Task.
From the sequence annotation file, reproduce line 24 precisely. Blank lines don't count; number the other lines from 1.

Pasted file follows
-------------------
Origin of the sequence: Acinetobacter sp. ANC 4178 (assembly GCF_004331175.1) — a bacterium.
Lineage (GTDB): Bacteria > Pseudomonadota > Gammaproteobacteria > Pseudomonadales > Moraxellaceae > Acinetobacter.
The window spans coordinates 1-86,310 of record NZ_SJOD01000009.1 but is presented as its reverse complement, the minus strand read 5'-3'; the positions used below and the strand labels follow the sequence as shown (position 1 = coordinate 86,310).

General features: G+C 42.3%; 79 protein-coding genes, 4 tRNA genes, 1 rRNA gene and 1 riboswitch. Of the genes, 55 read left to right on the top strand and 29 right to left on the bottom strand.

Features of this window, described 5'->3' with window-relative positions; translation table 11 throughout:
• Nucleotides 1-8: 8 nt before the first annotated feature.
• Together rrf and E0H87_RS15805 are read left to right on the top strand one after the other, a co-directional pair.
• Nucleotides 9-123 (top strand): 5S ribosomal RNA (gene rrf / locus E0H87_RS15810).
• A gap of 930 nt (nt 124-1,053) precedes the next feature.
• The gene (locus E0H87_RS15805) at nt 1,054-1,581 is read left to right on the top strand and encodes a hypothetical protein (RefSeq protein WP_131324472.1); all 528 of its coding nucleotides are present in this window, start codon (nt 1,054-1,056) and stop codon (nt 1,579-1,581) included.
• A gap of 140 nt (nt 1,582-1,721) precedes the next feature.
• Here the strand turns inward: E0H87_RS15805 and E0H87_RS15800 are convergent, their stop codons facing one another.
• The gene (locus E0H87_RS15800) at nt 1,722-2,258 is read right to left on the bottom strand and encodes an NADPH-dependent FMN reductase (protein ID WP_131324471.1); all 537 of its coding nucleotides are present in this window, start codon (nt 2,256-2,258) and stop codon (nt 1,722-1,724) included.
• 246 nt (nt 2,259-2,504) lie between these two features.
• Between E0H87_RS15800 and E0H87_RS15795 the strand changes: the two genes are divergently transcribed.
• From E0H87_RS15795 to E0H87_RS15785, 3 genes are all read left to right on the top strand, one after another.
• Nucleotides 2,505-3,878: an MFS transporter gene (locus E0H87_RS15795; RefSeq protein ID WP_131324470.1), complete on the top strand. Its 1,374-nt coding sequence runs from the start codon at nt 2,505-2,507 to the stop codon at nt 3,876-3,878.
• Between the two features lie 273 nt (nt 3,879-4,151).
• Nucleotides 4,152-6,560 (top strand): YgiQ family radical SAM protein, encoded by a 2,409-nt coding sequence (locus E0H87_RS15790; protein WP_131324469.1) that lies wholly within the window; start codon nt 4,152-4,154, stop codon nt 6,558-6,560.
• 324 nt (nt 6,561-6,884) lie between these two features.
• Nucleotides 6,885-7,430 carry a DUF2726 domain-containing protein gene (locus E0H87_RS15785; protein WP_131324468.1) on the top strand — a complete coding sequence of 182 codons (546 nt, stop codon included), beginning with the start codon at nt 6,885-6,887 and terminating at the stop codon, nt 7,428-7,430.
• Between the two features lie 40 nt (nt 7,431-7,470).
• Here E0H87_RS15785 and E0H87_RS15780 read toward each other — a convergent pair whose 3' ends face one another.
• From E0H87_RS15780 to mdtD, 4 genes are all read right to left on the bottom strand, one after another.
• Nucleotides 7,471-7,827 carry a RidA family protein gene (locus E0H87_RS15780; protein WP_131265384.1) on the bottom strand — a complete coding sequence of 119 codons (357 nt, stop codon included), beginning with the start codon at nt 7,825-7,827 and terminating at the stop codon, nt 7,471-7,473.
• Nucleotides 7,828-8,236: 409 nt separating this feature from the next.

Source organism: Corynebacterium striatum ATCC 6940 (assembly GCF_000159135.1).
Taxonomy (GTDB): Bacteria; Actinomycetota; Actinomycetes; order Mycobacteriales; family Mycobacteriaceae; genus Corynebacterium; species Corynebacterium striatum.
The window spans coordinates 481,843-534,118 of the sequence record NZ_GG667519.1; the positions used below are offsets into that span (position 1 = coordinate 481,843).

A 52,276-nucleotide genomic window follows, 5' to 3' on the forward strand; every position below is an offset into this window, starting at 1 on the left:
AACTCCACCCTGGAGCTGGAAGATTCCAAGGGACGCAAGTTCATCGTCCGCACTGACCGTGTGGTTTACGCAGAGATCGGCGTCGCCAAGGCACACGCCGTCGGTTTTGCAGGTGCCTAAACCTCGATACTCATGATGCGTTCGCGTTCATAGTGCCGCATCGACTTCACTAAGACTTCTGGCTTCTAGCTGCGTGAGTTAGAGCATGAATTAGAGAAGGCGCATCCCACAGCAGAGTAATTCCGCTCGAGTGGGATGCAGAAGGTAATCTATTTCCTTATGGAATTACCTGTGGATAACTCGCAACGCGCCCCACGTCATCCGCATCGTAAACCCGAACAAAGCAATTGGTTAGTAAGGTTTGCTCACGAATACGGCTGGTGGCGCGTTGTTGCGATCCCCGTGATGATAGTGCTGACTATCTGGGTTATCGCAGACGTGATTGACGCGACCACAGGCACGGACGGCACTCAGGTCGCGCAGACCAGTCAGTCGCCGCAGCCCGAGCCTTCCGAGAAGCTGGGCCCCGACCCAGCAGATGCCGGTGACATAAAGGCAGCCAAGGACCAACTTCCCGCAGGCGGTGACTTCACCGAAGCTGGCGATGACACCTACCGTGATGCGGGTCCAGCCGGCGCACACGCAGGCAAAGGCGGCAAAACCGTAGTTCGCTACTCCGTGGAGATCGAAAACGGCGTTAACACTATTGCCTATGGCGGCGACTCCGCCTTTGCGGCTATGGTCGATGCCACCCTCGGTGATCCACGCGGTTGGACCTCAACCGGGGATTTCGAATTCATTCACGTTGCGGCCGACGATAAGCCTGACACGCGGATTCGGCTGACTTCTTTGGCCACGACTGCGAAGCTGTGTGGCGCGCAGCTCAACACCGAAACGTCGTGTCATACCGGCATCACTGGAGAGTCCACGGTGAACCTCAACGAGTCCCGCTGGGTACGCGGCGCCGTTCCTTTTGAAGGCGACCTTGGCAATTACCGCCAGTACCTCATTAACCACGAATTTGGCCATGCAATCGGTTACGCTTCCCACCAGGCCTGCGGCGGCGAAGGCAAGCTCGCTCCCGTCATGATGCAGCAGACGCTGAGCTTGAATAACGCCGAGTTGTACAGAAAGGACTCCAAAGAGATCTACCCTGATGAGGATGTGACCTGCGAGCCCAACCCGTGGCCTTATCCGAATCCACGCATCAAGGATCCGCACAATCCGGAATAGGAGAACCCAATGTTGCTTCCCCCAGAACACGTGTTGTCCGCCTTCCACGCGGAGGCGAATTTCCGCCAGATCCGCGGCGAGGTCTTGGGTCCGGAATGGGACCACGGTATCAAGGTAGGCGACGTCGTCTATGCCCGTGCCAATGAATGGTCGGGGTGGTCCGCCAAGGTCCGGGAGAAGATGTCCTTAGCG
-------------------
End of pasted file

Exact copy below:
• From E0H87_RS15780 to mdtD, 4 genes are all read right to left on the bottom strand, one after another.